A full-service display house can show you options. Don’t keep using the same heavy exhibit because you can’t afford a new one. You can’t afford to get a new one with all the increases in drayage rates! GC’sknow that exhibits are getting lighter, so they are increasing the rates of drayage to compensate.


Tip #10: Take photos and label everything

Take the time to take pictures of shipments and label all packages underneath the stretch wrap in case the wrap is removed or torn. Identify shipments on BOLs as “one pallet of 8 boxes” instead of just “one pallet.” The photos will be your evidence against erroneous charges.


Tip #11: View shows independently, read the fine print

Always look at each show’s rules individually, not just the drayage rate. The term “read the fine print” comes into play here. One slip up can be very costly.


Tip #12: Audit paperwork, voice concerns

As soon as you receive it, review every line of your drayage invoice for charges you don’t understand or recognize. In most cases, a discussion with service-desk personnel while still on-site will suffice. Once everyone leaves the show city, it’s challenging, if not impossible, to correct errors.

The show organizer walks a tight rope between the costs of services it receives from the GC and the ability to get exhibitors to participate in their show. Consider voicing your concern about usual drayage fees or charges to them.


Tip #13: Send less literature and giveaways

Look to decrease shipment weight by minimizing collateral literature and promotional items that you bring to the show. Instead, invest in a seamless client follow up system. An estimated 80 percent of collateral ends up in the trash instead of back at attendees’ offices.


Tip #14: Share space with another company

This is called a co-op relationship and can be an especially good option for first-time shows. Share expenses proportionately.


Tip #15: Work with a local “destination management firm.”

They can supply props and structures that make themed exhibits – a fun, memorable, and cost-saving option to reduce shipping costs and lower drayage. These work great in remote locations.


Looking ahead: how drayage rates can change in the future


Let’s take a look at a few different ways drayage could be charged at shows. Some of these have been experimented with already, and any of these can become the norm, mainly if exhibitors use a collective voice to advocate for them.

A flat drayage rate This would be a simple rate for everyone, based upon the amount of weight you brought to the show. Whether you are delivering 500lbs or 5000lbs, the rate for each 100lb increment would be the same.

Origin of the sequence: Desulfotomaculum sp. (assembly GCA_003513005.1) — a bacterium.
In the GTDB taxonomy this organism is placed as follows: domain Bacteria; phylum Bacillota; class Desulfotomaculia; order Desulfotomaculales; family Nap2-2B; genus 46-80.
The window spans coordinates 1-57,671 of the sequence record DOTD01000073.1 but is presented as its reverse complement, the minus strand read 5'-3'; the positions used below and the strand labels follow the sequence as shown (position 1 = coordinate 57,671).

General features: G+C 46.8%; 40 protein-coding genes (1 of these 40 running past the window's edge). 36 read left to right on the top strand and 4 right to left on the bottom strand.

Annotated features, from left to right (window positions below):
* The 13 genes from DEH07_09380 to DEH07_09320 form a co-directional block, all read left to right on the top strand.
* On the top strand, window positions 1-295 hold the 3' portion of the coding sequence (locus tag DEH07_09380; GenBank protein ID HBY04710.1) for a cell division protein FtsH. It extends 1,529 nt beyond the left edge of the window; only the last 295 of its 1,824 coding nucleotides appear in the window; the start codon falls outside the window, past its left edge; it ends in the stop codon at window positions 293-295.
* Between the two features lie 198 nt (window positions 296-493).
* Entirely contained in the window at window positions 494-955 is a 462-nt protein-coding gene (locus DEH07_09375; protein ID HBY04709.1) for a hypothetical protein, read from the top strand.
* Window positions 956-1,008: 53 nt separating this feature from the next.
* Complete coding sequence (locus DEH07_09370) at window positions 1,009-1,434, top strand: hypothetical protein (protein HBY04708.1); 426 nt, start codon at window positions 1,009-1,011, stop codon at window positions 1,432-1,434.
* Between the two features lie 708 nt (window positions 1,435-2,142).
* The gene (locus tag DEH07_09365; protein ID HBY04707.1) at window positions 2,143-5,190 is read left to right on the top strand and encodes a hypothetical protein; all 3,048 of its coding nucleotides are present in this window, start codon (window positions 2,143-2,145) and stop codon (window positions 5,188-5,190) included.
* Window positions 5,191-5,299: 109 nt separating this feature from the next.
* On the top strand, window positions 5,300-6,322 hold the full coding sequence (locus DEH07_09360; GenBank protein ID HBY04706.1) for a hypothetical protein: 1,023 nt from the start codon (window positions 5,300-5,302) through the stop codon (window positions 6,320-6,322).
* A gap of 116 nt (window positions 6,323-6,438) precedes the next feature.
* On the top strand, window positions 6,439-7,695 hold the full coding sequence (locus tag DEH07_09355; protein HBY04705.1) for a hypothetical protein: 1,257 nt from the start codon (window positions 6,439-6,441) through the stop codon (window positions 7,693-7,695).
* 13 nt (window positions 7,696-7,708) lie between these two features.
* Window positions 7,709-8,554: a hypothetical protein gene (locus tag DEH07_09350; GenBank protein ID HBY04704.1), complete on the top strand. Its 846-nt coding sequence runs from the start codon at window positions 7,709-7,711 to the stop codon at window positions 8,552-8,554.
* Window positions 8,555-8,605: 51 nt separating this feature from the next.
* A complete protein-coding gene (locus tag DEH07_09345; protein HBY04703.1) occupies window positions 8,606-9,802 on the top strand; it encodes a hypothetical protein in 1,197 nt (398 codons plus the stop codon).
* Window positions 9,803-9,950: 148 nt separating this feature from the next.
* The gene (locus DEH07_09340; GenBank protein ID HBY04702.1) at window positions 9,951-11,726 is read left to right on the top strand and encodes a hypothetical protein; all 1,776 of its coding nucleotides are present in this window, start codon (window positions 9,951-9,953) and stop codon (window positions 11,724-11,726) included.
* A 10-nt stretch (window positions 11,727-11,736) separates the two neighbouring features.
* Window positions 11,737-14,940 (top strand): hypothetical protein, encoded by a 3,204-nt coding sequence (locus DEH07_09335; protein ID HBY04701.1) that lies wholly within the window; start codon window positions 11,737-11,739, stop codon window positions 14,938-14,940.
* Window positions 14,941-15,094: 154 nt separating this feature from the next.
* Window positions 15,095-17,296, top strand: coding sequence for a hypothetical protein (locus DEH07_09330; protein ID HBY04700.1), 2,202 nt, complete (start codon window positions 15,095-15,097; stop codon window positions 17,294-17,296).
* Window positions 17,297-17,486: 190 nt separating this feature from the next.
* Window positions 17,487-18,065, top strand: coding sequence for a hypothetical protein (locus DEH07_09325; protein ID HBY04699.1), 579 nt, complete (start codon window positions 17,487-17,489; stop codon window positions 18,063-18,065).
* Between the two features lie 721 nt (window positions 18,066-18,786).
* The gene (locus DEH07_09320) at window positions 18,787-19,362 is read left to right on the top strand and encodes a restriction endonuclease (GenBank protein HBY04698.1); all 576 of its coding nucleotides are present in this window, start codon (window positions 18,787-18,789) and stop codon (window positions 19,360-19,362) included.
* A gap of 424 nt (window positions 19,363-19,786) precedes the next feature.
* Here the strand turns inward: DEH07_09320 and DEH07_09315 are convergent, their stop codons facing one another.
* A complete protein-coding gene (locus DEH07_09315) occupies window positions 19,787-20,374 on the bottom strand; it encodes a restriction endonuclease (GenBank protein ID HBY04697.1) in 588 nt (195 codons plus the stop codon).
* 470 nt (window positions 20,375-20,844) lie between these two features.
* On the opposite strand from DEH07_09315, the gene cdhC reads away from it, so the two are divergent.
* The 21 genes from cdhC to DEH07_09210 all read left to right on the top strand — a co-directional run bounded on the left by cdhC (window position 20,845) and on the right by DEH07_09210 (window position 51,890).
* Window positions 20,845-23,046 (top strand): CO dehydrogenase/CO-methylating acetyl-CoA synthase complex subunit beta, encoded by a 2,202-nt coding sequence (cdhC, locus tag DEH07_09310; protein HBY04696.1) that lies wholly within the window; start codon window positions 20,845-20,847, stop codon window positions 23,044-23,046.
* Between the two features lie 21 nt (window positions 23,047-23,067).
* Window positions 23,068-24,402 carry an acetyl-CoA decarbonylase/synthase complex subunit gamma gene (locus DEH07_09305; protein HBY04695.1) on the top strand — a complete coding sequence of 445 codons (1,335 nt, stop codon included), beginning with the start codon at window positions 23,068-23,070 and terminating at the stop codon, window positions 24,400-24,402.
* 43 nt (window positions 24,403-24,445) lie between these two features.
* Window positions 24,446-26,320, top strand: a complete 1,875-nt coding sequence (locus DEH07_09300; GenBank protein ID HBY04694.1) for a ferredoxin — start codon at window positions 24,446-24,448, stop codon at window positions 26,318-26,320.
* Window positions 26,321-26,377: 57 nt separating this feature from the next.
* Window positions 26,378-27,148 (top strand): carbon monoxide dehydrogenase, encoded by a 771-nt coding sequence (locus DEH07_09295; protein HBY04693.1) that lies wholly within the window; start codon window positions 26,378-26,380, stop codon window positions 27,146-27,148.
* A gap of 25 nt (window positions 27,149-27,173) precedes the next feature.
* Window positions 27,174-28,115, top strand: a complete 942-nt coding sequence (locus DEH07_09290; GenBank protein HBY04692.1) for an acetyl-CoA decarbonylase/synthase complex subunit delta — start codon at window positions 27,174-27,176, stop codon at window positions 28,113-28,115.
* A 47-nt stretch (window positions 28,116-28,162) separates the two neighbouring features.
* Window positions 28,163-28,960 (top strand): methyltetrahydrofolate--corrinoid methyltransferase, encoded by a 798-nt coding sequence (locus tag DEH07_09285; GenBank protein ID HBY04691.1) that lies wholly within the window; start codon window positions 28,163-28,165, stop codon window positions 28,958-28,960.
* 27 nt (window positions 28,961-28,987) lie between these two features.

Eliminating drayage loopholes and deductions They do exist. If you opt to rent an exhibit from a GC, drayage might be free. When you use the GC’s transportation company, they may offer you discounts on your drayage rate.

Paying your fair share With this option, everyone pays something which collectively lowers the rate for everyone.

Consumption drayage (alternative minimum drayage) Similar to a flat drayage charge, this option connects the drayage rate to the amount of booth space you order — a simple drayage rate per 10×10 booth space, for example. Island exhibits would have a different rate, perhaps a little more. With this option, everyone could budget for the show, and you can set a maximum drayage rate per 10×10 booth space.

It’s all about making things simpler and creating certainty and consistency. Ask your Association to consider fixed rates and other more straightforward drayage ideas with their drayage contractor. Speak up and praise all parties involved when you see the implementation of these at a show.


Drayage demystified. Now outsmart the system!


We hope this guide helped to demystify drayage. Yes, it’s frustrating that getting an exhibit from the dock to the booth space and back costs more than shipping it from California to New York. We suggest keeping the mindset that drayage is a given in the exhibition industry here in the U.S.

Though your hands are tied with drayage options, you can plan wisely and save a lot of money throughout the process. Don’t let rising drayage costs force you to downsize or cancel your trade show program.

Use the 15 tips listed above and work with your Account Managers at your exhibit house – they should be able to help you through this process.